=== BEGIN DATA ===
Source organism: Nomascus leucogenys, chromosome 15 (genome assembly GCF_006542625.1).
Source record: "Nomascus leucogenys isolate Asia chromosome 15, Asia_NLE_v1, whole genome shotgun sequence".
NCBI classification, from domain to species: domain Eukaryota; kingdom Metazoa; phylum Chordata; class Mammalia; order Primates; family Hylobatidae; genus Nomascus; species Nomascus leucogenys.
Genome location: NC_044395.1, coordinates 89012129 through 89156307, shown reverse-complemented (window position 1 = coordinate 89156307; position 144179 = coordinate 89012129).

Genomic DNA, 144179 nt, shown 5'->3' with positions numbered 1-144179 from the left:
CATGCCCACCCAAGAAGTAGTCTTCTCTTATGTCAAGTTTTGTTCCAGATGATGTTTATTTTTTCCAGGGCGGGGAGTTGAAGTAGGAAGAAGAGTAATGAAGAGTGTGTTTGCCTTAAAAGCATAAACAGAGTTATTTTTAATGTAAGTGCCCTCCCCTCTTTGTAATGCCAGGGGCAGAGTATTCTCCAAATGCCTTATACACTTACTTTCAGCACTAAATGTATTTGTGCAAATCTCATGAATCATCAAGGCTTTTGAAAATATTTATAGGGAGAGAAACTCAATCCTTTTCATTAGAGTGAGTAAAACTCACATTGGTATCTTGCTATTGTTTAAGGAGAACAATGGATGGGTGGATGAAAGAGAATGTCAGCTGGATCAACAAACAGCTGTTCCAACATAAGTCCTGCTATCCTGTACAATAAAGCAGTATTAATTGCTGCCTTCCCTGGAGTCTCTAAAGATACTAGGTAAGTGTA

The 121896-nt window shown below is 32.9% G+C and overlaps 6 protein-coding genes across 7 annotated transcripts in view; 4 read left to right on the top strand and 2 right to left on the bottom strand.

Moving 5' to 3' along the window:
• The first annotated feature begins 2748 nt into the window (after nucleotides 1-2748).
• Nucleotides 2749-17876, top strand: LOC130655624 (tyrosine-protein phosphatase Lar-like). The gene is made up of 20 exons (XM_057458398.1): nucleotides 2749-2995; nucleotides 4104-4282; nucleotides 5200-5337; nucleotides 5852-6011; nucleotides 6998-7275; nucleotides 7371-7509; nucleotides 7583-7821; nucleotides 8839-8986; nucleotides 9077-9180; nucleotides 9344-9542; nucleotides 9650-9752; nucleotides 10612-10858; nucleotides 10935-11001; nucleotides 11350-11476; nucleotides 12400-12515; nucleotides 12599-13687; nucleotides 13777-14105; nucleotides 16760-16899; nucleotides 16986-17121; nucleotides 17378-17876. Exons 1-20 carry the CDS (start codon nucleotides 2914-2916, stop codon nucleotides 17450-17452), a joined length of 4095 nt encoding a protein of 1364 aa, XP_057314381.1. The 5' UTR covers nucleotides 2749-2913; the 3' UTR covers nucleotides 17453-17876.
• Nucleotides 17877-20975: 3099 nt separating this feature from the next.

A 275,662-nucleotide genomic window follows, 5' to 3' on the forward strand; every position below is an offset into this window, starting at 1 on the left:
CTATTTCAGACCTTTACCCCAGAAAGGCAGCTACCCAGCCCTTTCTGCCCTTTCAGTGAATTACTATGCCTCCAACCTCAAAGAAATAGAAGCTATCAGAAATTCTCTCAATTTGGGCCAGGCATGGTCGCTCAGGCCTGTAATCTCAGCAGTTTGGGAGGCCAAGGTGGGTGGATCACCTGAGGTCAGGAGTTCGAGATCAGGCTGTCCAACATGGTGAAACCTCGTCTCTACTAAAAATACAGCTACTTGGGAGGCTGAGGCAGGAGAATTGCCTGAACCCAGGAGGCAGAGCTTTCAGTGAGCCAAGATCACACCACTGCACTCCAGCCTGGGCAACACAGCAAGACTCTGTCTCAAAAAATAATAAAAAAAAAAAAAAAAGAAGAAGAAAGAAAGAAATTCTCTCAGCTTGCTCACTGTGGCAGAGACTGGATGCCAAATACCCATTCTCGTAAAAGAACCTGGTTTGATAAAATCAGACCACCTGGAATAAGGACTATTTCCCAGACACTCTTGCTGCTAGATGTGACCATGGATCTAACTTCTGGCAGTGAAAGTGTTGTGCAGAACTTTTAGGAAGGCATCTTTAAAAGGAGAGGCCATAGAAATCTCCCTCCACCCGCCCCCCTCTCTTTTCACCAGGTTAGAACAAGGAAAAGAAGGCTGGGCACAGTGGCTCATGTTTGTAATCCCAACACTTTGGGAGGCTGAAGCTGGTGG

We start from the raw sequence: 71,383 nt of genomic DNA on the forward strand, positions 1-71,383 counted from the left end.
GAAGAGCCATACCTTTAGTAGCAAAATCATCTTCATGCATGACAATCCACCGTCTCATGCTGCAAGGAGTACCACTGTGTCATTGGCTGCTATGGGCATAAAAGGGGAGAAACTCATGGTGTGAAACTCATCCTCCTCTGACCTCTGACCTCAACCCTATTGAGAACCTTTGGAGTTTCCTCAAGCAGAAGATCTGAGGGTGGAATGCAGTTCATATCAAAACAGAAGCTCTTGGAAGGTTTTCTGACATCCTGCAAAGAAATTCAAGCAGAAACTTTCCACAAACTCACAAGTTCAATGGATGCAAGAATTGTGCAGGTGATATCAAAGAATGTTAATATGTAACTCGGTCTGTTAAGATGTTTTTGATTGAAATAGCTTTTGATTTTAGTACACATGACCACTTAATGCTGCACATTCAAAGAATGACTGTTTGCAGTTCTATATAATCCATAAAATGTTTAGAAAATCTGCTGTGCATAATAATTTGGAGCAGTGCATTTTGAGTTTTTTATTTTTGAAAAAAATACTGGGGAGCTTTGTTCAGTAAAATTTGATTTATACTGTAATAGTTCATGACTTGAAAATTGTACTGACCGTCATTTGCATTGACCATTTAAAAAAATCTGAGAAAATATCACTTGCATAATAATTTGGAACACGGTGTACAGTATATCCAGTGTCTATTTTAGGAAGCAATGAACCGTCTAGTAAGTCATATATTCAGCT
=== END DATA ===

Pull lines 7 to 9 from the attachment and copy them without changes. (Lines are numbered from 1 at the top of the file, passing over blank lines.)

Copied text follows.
The 121896-nt window shown below is 32.9% G+C and overlaps 6 protein-coding genes across 7 annotated transcripts in view; 4 read left to right on the top strand and 2 right to left on the bottom strand.

Moving 5' to 3' along the window:
• The first annotated feature begins 2748 nt into the window (after nucleotides 1-2748).